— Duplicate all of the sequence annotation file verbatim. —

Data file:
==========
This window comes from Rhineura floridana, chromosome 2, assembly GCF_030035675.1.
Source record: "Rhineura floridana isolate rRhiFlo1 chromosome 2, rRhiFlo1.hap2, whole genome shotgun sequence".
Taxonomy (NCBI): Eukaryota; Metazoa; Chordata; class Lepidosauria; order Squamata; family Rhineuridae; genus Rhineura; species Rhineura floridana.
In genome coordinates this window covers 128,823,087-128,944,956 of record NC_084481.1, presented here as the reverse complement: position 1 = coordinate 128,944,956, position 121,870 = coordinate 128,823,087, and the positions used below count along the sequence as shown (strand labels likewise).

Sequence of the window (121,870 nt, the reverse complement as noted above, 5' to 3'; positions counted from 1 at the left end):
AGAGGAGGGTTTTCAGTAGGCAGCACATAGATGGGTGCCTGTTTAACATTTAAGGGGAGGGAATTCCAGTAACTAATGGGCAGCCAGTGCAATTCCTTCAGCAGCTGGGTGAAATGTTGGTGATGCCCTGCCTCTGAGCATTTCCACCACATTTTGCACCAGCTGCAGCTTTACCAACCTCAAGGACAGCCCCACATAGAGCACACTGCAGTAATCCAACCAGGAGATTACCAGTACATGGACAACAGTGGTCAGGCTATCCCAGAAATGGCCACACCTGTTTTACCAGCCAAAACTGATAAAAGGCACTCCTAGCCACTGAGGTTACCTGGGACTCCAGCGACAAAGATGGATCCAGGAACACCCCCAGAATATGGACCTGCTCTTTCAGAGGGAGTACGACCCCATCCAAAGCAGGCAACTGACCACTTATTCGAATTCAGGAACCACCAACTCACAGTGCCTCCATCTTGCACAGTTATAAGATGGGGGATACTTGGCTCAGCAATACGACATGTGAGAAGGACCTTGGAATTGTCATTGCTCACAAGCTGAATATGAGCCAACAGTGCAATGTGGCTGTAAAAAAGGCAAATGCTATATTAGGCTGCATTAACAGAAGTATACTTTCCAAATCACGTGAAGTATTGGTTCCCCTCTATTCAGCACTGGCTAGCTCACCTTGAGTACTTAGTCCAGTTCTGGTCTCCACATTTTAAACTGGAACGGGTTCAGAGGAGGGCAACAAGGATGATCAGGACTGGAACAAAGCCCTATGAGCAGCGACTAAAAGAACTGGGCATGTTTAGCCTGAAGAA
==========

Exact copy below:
This window comes from Rhineura floridana, chromosome 2, assembly GCF_030035675.1.
Source record: "Rhineura floridana isolate rRhiFlo1 chromosome 2, rRhiFlo1.hap2, whole genome shotgun sequence".
Taxonomy (NCBI): Eukaryota; Metazoa; Chordata; class Lepidosauria; order Squamata; family Rhineuridae; genus Rhineura; species Rhineura floridana.
In genome coordinates this window covers 128,823,087-128,944,956 of record NC_084481.1, presented here as the reverse complement: position 1 = coordinate 128,944,956, position 121,870 = coordinate 128,823,087, and the positions used below count along the sequence as shown (strand labels likewise).

Sequence of the window (121,870 nt, the reverse complement as noted above, 5' to 3'; positions counted from 1 at the left end):
AGAGGAGGGTTTTCAGTAGGCAGCACATAGATGGGTGCCTGTTTAACATTTAAGGGGAGGGAATTCCAGTAACTAATGGGCAGCCAGTGCAATTCCTTCAGCAGCTGGGTGAAATGTTGGTGATGCCCTGCCTCTGAGCATTTCCACCACATTTTGCACCAGCTGCAGCTTTACCAACCTCAAGGACAGCCCCACATAGAGCACACTGCAGTAATCCAACCAGGAGATTACCAGTACATGGACAACAGTGGTCAGGCTATCCCAGAAATGGCCACACCTGTTTTACCAGCCAAAACTGATAAAAGGCACTCCTAGCCACTGAGGTTACCTGGGACTCCAGCGACAAAGATGGATCCAGGAACACCCCCAGAATATGGACCTGCTCTTTCAGAGGGAGTACGACCCCATCCAAAGCAGGCAACTGACCACTTATTCGAATTCAGGAACCACCAACTCACAGTGCCTCCATCTTGCACAGTTATAAGATGGGGGATACTTGGCTCAGCAATACGACATGTGAGAAGGACCTTGGAATTGTCATTGCTCACAAGCTGAATATGAGCCAACAGTGCAATGTGGCTGTAAAAAAGGCAAATGCTATATTAGGCTGCATTAACAGAAGTATACTTTCCAAATCACGTGAAGTATTGGTTCCCCTCTATTCAGCACTGGCTAGCTCACCTTGAGTACTTAGTCCAGTTCTGGTCTCCACATTTTAAACTGGAACGGGTTCAGAGGAGGGCAACAAGGATGATCAGGACTGGAACAAAGCCCTATGAGCAGCGACTAAAAGAACTGGGCATGTTTAGCCTGAAGAA